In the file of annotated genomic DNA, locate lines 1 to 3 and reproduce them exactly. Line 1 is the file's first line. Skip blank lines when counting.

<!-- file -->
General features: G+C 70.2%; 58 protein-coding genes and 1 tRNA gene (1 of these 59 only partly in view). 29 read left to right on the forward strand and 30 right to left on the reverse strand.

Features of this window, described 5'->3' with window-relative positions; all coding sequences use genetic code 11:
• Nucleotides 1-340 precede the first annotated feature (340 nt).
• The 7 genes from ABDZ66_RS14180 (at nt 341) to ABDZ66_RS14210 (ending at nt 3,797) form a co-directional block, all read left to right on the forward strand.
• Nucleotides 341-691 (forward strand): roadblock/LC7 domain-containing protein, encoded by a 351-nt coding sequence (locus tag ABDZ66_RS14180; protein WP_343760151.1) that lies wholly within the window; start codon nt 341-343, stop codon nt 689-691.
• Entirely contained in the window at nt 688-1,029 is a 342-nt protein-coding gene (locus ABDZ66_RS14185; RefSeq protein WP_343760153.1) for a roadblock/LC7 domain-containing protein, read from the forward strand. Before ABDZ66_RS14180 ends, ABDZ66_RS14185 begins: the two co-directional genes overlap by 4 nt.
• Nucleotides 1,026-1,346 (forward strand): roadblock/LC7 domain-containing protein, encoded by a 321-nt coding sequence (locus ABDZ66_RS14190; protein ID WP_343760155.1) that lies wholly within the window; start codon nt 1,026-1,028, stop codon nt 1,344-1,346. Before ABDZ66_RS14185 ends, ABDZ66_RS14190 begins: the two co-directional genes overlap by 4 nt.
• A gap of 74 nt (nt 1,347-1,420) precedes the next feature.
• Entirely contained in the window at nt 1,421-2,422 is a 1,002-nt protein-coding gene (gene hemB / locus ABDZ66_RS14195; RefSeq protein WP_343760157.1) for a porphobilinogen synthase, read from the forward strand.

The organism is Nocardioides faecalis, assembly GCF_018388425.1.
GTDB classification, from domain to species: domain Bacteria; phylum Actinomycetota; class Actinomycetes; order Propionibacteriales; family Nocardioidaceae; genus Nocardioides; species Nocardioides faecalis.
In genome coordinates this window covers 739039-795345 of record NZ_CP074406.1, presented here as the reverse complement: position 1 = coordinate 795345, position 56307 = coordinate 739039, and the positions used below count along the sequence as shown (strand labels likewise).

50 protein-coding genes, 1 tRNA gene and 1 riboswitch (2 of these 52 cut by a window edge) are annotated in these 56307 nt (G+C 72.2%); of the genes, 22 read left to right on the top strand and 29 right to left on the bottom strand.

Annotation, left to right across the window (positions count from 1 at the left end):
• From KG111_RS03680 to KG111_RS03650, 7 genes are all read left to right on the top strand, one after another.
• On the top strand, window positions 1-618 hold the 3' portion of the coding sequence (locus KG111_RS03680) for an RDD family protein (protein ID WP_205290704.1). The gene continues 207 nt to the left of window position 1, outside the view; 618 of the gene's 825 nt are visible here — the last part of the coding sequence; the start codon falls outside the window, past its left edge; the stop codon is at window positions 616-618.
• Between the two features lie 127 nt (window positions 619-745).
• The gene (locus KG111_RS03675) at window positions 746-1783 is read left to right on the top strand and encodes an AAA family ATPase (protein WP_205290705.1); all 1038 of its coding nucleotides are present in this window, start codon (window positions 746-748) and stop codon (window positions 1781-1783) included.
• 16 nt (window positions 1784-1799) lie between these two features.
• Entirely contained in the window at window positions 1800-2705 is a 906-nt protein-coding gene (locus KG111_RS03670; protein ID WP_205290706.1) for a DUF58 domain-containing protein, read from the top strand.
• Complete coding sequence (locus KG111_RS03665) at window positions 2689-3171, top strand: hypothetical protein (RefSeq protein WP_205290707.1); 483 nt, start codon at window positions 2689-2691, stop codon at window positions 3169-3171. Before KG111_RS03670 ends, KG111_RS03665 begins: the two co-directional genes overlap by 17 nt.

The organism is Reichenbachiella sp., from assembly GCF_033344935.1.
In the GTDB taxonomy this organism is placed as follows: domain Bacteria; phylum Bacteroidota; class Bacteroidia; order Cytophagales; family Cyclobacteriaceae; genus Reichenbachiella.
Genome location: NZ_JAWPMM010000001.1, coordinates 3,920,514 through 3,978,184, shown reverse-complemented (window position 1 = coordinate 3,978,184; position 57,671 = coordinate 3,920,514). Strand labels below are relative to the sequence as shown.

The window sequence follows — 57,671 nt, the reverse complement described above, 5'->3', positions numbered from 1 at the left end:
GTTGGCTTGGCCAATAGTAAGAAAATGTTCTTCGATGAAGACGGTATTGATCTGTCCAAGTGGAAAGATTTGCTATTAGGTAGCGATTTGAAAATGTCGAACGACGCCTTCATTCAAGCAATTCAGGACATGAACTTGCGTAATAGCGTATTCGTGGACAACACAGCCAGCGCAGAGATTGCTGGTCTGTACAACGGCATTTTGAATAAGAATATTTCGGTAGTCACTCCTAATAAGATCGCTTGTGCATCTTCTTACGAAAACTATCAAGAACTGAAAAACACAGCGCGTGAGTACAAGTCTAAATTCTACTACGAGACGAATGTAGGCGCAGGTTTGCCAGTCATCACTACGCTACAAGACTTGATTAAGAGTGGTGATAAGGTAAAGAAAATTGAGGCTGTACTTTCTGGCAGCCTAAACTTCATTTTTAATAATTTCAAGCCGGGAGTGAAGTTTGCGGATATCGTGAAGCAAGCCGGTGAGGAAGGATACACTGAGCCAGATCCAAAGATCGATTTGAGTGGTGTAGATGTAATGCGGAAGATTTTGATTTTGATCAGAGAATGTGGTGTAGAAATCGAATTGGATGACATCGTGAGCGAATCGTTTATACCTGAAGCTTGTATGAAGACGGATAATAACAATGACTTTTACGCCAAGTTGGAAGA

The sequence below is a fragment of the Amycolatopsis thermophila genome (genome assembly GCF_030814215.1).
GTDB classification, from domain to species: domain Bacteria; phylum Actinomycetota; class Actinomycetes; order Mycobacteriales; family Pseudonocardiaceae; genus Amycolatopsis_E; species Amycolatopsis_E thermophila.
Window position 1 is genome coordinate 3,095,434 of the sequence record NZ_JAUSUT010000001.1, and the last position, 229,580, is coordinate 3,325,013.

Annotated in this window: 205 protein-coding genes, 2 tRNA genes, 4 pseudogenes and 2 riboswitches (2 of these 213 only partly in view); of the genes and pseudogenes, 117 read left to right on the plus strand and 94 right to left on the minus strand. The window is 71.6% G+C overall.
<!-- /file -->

General features: G+C 70.2%; 58 protein-coding genes and 1 tRNA gene (1 of these 59 only partly in view). 29 read left to right on the forward strand and 30 right to left on the reverse strand.

Features of this window, described 5'->3' with window-relative positions; all coding sequences use genetic code 11:
• Nucleotides 1-340 precede the first annotated feature (340 nt).